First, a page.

Amid an increasingly demanding corporate reporting environment, CFOs are losing confidence in the effectiveness of reporting, with many complaining of reporting overload, according to a new EY survey.

The survey of 1,000 CFOs across 25 countries in organizations with revenue greater than $500 million found confidence across all key aspects of corporate reporting has fallen compared with 2014. The biggest decline was in “confidence in degree of compliance,” with only 55% of respondents saying they are fully or somewhat confident, compared with 84% in 2014.

There were other significant declines in extent of benchmarking reporting (44% today vs. 66% in 2014), clarity and relevance of messages (45% vs. 67%), and consistency in application of key performance indicators (44% vs. 65%).

Only 39% of CFOs perceived reporting as being cost-effective, compared with 68% in 2014, and just 48% said their reporting was effective in securing the confidence of the board, a significant drop from 71% last year.

“CFOs need to step back and evaluate what they are producing and address concerns over confidence and effectiveness quickly,” Peter Wollmert, leader of EY’s Financial Accounting and Advisory Services, said in a news release. “To delay means that the timeliness and accuracy of reporting will continue to affect performance. Corporate reporting will only serve its intended purpose if the CFO is confident of its value.”

EY identified a number of reasons for the loss of confidence in reporting, including the increased complexity of reporting; growing demand, with finance leaders concerned there is a widening gap opening up between the reports that regulators demand and the reports that other stakeholders, such as investors, require; and pressure on resources.

The survey also found that CFOs are feeling the ripple effect of increased scrutiny being placed on audit committees and supervisory boards. Eighty-four percent of respondents say that audit committees and boards have increased their overall attention on reporting in the past three years, with 34% saying that the attention has increased significantly.

“Audit committees are under the spotlight for how they carry out their responsibilities, and CFOs are in turn under pressure to provide more and more information,” Wollmert said.

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5 responses to “CFOs Losing Confidence in Value of Reporting”

  1. Well, that either means that someone needs to design new reports in those companies, according to what the managers need to read, or that some employees need to stop writing euphemisms in their reports so managers can read the naked truth about their operations.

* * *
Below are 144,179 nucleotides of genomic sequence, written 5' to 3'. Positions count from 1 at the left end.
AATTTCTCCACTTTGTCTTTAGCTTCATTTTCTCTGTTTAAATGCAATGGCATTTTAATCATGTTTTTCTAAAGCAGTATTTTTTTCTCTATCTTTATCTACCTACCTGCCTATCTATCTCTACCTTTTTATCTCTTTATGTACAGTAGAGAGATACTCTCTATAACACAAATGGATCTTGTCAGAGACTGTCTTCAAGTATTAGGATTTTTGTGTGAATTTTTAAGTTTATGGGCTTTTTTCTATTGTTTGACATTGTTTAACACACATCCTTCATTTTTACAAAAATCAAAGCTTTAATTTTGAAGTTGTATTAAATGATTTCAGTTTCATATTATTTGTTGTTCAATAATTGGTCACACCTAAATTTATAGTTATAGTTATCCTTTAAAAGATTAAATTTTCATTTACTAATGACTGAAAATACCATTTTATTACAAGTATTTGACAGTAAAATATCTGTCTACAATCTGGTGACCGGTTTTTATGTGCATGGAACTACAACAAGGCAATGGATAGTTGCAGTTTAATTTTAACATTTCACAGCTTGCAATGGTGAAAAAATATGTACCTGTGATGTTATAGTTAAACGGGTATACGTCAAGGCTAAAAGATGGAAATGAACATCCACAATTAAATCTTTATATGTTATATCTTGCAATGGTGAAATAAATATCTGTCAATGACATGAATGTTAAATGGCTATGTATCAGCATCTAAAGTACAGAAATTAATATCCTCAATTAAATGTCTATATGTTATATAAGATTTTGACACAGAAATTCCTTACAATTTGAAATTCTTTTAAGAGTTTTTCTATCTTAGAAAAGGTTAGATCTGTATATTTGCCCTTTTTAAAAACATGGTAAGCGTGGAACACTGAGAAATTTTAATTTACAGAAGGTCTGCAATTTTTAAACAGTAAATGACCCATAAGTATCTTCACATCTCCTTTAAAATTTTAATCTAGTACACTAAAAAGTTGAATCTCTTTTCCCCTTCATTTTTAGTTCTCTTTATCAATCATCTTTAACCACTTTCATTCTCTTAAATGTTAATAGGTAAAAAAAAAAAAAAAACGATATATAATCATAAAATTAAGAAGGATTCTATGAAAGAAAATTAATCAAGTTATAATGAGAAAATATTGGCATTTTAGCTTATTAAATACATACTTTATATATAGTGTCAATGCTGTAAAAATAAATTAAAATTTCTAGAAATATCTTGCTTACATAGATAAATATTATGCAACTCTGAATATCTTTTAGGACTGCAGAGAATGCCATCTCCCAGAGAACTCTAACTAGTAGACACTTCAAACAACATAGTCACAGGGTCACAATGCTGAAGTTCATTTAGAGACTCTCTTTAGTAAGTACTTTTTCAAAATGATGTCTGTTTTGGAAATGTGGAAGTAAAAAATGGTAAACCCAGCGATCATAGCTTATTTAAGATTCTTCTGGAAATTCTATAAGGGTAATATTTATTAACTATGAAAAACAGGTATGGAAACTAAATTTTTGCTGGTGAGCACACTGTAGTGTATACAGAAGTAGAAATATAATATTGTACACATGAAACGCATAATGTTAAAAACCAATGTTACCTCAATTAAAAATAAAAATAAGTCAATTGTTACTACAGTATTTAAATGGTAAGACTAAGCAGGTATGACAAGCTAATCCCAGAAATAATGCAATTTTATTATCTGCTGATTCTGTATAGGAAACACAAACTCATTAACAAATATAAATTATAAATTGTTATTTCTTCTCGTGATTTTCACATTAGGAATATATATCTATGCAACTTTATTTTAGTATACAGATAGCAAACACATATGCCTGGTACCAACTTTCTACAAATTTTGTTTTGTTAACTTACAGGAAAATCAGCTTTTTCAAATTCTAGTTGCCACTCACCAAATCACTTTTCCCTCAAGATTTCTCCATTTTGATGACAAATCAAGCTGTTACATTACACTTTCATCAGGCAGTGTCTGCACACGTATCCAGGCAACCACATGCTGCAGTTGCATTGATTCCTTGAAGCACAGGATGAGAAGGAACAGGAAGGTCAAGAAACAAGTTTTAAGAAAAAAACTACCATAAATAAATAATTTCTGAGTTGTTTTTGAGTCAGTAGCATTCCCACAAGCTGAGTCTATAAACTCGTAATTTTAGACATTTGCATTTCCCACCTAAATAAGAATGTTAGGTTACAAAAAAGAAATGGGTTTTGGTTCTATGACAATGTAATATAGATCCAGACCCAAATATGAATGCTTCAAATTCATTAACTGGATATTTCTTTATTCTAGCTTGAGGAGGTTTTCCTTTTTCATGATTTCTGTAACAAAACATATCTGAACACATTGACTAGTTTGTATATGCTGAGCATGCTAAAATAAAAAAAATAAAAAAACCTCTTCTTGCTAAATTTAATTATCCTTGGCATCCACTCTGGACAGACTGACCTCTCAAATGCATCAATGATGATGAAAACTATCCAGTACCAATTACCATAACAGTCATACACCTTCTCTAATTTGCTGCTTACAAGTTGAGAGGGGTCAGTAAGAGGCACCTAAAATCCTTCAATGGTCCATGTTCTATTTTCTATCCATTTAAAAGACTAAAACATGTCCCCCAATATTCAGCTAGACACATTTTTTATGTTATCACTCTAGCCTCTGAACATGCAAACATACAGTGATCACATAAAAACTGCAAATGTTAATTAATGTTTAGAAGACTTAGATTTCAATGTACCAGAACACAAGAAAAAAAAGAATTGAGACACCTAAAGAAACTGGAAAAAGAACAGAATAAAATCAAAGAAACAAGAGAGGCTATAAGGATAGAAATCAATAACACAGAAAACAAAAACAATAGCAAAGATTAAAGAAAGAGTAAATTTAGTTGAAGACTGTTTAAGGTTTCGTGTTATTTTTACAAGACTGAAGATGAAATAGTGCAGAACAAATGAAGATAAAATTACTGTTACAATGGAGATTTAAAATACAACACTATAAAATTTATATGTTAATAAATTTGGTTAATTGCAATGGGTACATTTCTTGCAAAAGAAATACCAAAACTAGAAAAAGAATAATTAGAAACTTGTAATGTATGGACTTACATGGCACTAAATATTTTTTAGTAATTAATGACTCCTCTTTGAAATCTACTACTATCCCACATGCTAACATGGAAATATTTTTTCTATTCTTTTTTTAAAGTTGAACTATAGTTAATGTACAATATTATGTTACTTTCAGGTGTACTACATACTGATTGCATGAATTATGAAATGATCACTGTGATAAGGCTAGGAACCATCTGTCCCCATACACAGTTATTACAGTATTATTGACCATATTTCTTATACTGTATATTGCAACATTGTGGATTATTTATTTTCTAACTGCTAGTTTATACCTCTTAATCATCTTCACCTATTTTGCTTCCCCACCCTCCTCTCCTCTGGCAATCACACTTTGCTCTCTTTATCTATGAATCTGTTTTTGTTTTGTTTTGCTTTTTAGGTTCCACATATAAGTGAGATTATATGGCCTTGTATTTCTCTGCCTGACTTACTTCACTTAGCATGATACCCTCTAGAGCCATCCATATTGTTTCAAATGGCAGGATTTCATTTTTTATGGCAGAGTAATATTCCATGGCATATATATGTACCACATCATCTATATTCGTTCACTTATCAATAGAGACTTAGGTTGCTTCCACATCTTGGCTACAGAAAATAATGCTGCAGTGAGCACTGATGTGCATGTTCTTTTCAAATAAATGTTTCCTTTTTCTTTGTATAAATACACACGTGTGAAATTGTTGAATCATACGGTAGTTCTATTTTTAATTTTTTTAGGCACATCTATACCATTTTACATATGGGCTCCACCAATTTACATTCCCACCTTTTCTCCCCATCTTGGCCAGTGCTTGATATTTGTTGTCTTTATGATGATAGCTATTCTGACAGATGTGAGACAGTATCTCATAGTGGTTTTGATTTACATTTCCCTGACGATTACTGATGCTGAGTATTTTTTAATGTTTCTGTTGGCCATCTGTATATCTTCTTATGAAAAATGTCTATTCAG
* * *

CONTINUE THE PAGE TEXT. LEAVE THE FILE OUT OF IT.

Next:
2. Financial reporting is becoming a legal exercise garbled with KPI’s that are difficult to understand.
    Like the FASB, which just put financial performance reporting back on their research agenda, the IASB should take a look to integrate primary financial statements and disclosure.
    We need to focus on the main drivers of performance again: Product sale cash flows, people expenses and physical infrastructure allocations and combine relevant taxonomies to get it done.
    Technology now helps us to separate objects from valuation. Read more (in over 100 languages) at:

  3. Reporting is necessary, whether it is corporate reporting on financial performance or detailed operational reporting, a necessary evil one could say. What is important is understanding the context of the reporting? Taking the data and information you have from analyzing internal operations and both quantitatively and qualitatively compare it to external data to provide context. I would agree with Kurt, technology can now help with this and begin to automate the reporting processes while providing the key insights and value along the way…

  4. These are some of the implications of good corporate governance. The requirements of good corporate governance have created not only increased work loads for finance professionals, but also legal and complicated weight on financial management.

  5. Financial and Management reporting are merely tools to achieve certain objectives. These objectives may be evaluating performance, identifying areas of shortcomings or excellence for decision making. Over reporting often confuses the user and the objectives are lost with the sheer volume of analysis. Each report must have a purpose and to serve certain user(s). Users need to spend less time on understanding the context of the reports and more time acting on them.

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